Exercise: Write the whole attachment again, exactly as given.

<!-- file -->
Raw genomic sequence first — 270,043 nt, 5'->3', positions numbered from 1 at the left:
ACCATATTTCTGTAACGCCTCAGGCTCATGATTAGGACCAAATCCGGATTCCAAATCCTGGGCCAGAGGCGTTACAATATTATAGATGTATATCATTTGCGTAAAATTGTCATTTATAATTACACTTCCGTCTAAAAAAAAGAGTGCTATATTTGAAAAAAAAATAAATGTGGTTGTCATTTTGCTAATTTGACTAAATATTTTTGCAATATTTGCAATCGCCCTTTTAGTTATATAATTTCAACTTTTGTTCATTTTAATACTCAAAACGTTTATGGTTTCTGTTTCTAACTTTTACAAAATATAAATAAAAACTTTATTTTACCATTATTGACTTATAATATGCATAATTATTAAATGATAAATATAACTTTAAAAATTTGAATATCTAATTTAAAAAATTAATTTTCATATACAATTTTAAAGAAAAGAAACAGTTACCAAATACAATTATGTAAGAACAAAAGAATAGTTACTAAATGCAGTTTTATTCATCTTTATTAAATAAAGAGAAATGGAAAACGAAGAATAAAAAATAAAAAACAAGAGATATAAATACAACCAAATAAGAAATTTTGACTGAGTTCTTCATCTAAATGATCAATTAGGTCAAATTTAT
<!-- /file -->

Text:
Raw genomic sequence first — 270,043 nt, 5'->3', positions numbered from 1 at the left:
ACCATATTTCTGTAACGCCTCAGGCTCATGATTAGGACCAAATCCGGATTCCAAATCCTGGGCCAGAGGCGTTACAATATTATAGATGTATATCATTTGCGTAAAATTGTCATTTATAATTACACTTCCGTCTAAAAAAAAGAGTGCTATATTTGAAAAAAAAATAAATGTGGTTGTCATTTTGCTAATTTGACTAAATATTTTTGCAATATTTGCAATCGCCCTTTTAGTTATATAATTTCAACTTTTGTTCATTTTAATACTCAAAACGTTTATGGTTTCTGTTTCTAACTTTTACAAAATATAAATAAAAACTTTATTTTACCATTATTGACTTATAATATGCATAATTATTAAATGATAAATATAACTTTAAAAATTTGAATATCTAATTTAAAAAATTAATTTTCATATACAATTTTAAAGAAAAGAAACAGTTACCAAATACAATTATGTAAGAACAAAAGAATAGTTACTAAATGCAGTTTTATTCATCTTTATTAAATAAAGAGAAATGGAAAACGAAGAATAAAAAATAAAAAACAAGAGATATAAATACAACCAAATAAGAAATTTTGACTGAGTTCTTCATCTAAATGATCAATTAGGTCAAATTTAT